The EU Joint Program - Neurodegenerative Disease Research (JPND) initiative has launched its updated global Research and Innovation Strategy (RIS), to provide a unified framework for the support of world class research into neurodegenerative diseases.
Neurodegenerative diseases are one of the world's leading medical and societal challenges and there are now expected to be 50 million people worldwide suffering from Alzheimer's disease and related disorders. Globally, these numbers show no signs of abating, and it is estimated that by 2050 in Europe alone, the total direct and informal care costs for Alzheimer's and Parkinson's disease will exceed €350 billion annually.
JPND is the first and largest collaborative research initiative established to tackle the growing challenge posed by neurodegenerative diseases. JPND's ultimate goal is to accelerate the discovery of a cure and to enable early diagnosis for early personalised treatments. In the meantime, it is essential to implement solutions that can alleviate, albeit partially, the plight of families and the economic burden brought about by the increasing prevalence of this disease in our aging populations. Thus besides basic research, the scientific endeavour concerns also translational and clinical, and social care and health services researches.
The release of the Research and Innovation Strategy (RIS) updates the common vision of 30 JPND member countries. It renews the strategy that was first published in 2012, to tackle the major societal challenge of neurodegenerative diseases.
Dr Barbara Kerstiëns, Head of the unit responsible for Non-Communicable Diseases and the Challenge of Healthy Ageing in the European Commissions' Directorate-General for Research & Innovation says: "The European Commission recognises that JPND has been instrumental in addressing Neurodegenerative Diseases research by aligning and coordinating national efforts among Member States and other countries, reducing fragmentation and duplication in research and overall increasing the effectiveness and impact of research in this field.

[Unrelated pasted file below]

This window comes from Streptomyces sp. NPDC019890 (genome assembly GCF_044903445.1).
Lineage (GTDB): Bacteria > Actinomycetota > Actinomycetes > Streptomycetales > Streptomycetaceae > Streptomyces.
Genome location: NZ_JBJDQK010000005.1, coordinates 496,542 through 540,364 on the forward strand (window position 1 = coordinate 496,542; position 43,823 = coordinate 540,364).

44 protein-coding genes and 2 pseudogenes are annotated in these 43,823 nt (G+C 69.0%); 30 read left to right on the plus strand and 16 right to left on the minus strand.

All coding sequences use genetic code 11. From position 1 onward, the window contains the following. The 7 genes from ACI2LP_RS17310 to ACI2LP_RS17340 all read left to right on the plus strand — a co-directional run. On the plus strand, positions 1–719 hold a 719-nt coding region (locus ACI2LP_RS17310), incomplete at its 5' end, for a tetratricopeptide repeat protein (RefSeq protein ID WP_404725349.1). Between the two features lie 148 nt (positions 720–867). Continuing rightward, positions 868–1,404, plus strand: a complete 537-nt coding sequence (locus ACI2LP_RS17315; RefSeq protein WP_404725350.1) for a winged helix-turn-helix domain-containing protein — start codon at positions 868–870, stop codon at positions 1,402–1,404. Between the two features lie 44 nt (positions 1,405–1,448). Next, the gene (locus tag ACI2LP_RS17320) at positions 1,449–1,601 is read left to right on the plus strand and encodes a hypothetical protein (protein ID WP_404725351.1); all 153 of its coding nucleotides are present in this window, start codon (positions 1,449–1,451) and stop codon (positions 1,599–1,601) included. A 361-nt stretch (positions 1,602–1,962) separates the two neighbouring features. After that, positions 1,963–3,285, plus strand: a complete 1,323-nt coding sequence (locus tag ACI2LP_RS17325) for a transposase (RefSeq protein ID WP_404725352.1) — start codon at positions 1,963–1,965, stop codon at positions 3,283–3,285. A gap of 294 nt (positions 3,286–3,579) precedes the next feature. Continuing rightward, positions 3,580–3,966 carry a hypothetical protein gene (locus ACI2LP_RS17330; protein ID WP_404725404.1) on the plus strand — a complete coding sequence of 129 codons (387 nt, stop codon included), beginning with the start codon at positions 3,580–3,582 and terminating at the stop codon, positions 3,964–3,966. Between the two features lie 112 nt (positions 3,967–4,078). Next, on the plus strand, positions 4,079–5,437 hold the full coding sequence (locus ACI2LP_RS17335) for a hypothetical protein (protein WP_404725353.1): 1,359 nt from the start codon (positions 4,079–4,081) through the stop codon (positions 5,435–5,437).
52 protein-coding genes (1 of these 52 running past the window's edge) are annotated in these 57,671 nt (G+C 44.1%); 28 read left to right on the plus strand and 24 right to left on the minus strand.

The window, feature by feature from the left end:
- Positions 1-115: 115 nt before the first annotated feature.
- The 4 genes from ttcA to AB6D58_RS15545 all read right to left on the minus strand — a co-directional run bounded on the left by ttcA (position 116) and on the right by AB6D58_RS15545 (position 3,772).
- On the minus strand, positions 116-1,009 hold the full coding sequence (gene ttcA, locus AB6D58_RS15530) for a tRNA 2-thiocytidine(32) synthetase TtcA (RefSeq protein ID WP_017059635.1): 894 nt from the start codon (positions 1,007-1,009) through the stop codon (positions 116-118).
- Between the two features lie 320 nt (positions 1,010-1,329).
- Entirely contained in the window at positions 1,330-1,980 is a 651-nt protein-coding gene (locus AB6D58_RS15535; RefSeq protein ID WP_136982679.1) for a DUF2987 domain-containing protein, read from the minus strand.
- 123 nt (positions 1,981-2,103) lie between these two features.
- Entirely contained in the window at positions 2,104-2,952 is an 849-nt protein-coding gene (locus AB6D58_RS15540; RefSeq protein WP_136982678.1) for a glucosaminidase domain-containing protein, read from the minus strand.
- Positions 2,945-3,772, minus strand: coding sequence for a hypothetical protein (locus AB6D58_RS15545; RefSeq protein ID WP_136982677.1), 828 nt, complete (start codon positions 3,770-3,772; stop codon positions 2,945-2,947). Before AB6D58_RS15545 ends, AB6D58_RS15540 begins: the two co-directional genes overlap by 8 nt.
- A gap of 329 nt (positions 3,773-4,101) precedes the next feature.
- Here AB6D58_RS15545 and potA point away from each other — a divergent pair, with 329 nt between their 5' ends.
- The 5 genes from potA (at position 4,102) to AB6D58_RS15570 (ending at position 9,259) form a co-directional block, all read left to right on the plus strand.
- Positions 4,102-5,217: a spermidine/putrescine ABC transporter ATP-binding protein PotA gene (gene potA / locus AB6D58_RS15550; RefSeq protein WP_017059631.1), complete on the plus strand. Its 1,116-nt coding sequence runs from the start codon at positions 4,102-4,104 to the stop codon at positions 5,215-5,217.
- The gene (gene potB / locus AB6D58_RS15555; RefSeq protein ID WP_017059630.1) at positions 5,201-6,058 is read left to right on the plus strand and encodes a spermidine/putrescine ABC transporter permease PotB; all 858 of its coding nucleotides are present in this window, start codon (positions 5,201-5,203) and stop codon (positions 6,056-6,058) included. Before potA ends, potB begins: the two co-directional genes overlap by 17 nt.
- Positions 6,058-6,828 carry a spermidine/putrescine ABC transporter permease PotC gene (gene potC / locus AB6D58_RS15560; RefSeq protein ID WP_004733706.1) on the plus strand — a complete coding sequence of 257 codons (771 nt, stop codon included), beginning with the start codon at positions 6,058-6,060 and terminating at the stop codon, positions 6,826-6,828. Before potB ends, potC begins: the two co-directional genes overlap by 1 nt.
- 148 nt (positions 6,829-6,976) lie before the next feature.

JPND's ambitious new RIS invites multidisciplinary and cross-sectoral collaboration as well as engagement with patients, their families and carers. Its five scientific priorities cover the full spectrum of unmet needs - the knowledge gap, the prevention gap, the early diagnosis and disease management gap, as well as the growing socio-economic challenges of caring for and assisting people faced with those diseases.
The strategy takes important factors relating to neurodegenerative diseases care into account, such as comorbidities, sex and gender differences, the role of aging and the complex ethical issues. Moreover, the RIS recommendations are in line with the Commission's priorities in fostering innovative partnerships, taking advantage of the latest advances in digital technologies, including artificial intelligence, promoting an Open Access approach and translating research findings into evidenced-based public health policies and, ultimately, better health and social care."
Professor Philippe Amouyel, University of Lille (France) and Chair of the JPND Management Board says: "The challenge is to tackle neurodegeneration, and in particular, Alzheimer's disease through an unprecedented collaboration at the European level and beyond. The ultimate goal is to facilitate the cooperation of researchers, to reduce fragmentation, to prevent unnecessary doubling of efforts and to pool and organize resources on a voluntary basis for the benefit of the populations.
Our RIS forms the basis for current and future JPND initiatives, as well as a fundamental reference point for the national and strategic plans. It provides a global and common framework for future investment that addresses how countries can effectively improve prevention, diagnosis, treatment and patient care."
JPND Scientific Advisory Board Chair, Professor Thomas Gasser says: "Since the publication of our first RIS in 2012, there have been major advances, both scientific and technological, that have shaped the renewed RIS. Data science, including artificial intelligence-driven methods of data analyses, has transformed many research areas, and this is now reflected in the updated Strategy.
Another important issue reflected in the renewed Strategy is the increasing awareness that the inclusion of factors like economic and cultural differences, gender issues and public and patient involvement must clearly play a more prominent role."